• The letter before claim does not commit you to issuing proceedings or referring the matter to a solicitor. It is hoped that the threat of proceedings is sufficient to secure offsetting. If the Revenue refuses to change its decision, however, issuing proceedings will require the services of a solicitor (and normally eligibility for legal funding).
  • Pre-action protocol requires that the Revenue is given 14 days to respond to the letter (in urgent cases, a shorter deadline may be appropriate) before proceedings are issued. Judicial review is subject to a strict time limit. Proceedings must be issued expeditiously and in any event within three months of the date of the decision which is being challenged (in this case, the decision refusing to offset). Judicial review cannot generally be threatened or pursued where the decision was made more than three months previously.
  • Judicial review is two-stage procedure (permission to proceed must first be sought and granted) for reviewing public decisions in the High Court (Administrative Court). Proceedings can take many months to conclude, although there is provision for urgent interim applications. If a case is lost, the loser is normally required to pay the other side’s costs, but this risk is considerably reduced where the claimant has legal funding (legal aid).

Other remedies

Note that there may also be other ways of reducing or eliminating the overpayment which need to be considered prior, or in addition to, offsetting, including the following:

  • There may be grounds for appealing to a tribunal against a decision that there has been an overpayment where a claimant disputes that s/he was a single person or a member of a couple at the relevant time. There are often disputes about whether and when married couples or civil partners were permanently separated, or whether and when two people were living together as if they were husband and wife or civil partners. Such disputes can be pursued to a tribunal by appealing against the ‘entitlement decision’ relating to the overpayment.
  • There may also be a dispute about whether a claimant made the required notification about becoming single or part of a couple. Such disputes can be pursued via the procedure set out in the Revenue’s Code of Practice (COP26) on overpayments. It should be borne in mind that valid notification can be made to any Revenue or DWP office.10It is common for claimants to notify the DWP but not the Revenue that a partner has left or joined them. Such disclosure is sufficient to satisfy the regulations. Where the claimant has notified the DWP, s/he should include details in the letters requesting offsetting (see above), in addition to any request for waiving recovery using the COP26 procedure.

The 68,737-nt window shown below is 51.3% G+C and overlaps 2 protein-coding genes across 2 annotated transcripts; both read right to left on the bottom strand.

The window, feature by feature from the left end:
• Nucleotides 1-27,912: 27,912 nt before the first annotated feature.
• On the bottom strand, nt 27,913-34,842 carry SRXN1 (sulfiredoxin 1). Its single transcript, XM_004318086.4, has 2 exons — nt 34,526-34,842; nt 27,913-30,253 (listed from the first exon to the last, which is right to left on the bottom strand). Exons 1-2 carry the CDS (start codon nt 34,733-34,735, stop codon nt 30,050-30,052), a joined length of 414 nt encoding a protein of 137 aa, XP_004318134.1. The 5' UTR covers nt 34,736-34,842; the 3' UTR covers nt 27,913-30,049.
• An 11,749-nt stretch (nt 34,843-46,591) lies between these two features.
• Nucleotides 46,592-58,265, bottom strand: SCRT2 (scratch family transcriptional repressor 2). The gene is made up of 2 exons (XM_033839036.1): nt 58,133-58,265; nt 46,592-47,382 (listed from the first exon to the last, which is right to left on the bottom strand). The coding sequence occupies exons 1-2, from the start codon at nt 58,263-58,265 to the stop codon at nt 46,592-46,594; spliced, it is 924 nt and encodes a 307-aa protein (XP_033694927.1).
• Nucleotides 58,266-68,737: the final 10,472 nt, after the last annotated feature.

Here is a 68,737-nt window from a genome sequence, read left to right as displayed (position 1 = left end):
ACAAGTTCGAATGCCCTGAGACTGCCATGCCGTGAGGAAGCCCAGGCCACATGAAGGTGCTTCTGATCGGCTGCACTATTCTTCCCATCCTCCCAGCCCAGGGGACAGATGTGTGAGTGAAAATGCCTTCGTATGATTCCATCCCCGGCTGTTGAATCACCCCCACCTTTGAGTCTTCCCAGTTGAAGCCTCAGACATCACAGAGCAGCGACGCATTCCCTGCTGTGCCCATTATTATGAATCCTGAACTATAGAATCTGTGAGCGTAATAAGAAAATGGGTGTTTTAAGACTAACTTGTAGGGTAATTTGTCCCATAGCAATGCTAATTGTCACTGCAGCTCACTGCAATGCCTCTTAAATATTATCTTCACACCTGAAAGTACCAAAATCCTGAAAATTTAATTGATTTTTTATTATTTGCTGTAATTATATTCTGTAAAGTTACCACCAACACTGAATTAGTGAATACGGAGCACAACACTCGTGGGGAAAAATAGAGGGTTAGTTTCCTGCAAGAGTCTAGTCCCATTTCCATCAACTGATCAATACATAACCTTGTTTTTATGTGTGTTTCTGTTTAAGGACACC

• A request can be made for waiving recovery on the grounds of hardship by writing to the Revenue with details of the client’s circumstances.
  • A new claim for tax credits on the basis of being a single claimant or couple can be backdated for up to three months, reducing or eliminating a previous overpayment.

Policy issues

CPAG has written to the Government suggesting that the Revenue’s current policy is unlawful and should be replaced by new guidance or regulations providing for the offsetting of underlying entitlement. The response from the Financial Secretary to the Treasury 11indicates an unwillingness to ‘….routinely offer notional entitlement …. in cases where there has been no genuine error on the part of the customer…’ as this could ‘…cut across the strong message about keeping claims up to date…’. There is, however, a recognition that existing policy can create ‘hard cases’ and the Government is proposing a working group to look at this in more detail. In the meantime, advisers could also consider raising the issue with and / or referring difficult cases to local MPs (who have access to a special tax credits hotline).

Conclusion

The recovery of ‘technical overpayments’ by the Revenue without offsetting underlying entitlement is an ongoing problem, which the Government appears currently unwilling to substantively amend. There are various remedies which should be considered by claimants including threatening judicial review. CPAG is interested in hearing advisers’ experiences relating to this issue, particularly where they have used the standard letters on our website. We are also looking to pursuing a judicial review in a suitable ‘test case’.

Thanks to Zoe Leventhal, formerly of Landmark Chambers, for her help and advice on this issue.

We would also like to acknowledge the contributions of the Low Income Tax Reform Group and of Citizens’ Advice, who have been actively involved in lobbying on this issue.

 


Please be aware that welfare rights law and guidance change frequently. Therefore older Bulletin articles may be out of date. Use keywords or the search function to find more recent material on this topic.

  • 1. Reg 21(2)(a) Tax Credits (Claims and Notifications) Regulations 2002
  • 2. Sec 3(4) Tax Credits Act 2002; CSTC/724/06
  • 3. Sec 28 Tax Credits Act
  • 4. Reg 104 HB Regulations 2006
  • 5. Sec 38 Tax Credits Act
  • 6. Sec 28(1) Tax Credits Act
  • 7. Paras CCM 15510+ Claimant Compliance Manual
  • 8. Paras CCM15605+ Claimant Compliance Manual
  • 9. South-West Wing, Bush House, Strand, London, WC2B 4RD
  • 10. Regs 22(2) and 2 Tax Credits (Claims and Notifications) Regulations 2002. Please note that from 6/4/09 regulation 2 has been amended by SI No.697 of 2009. It is no longer clear what it means and we have written to HMRC to ask for clarification.
  • 11. Letter to CPAG from Stephen Timms MP dated 23 July 2009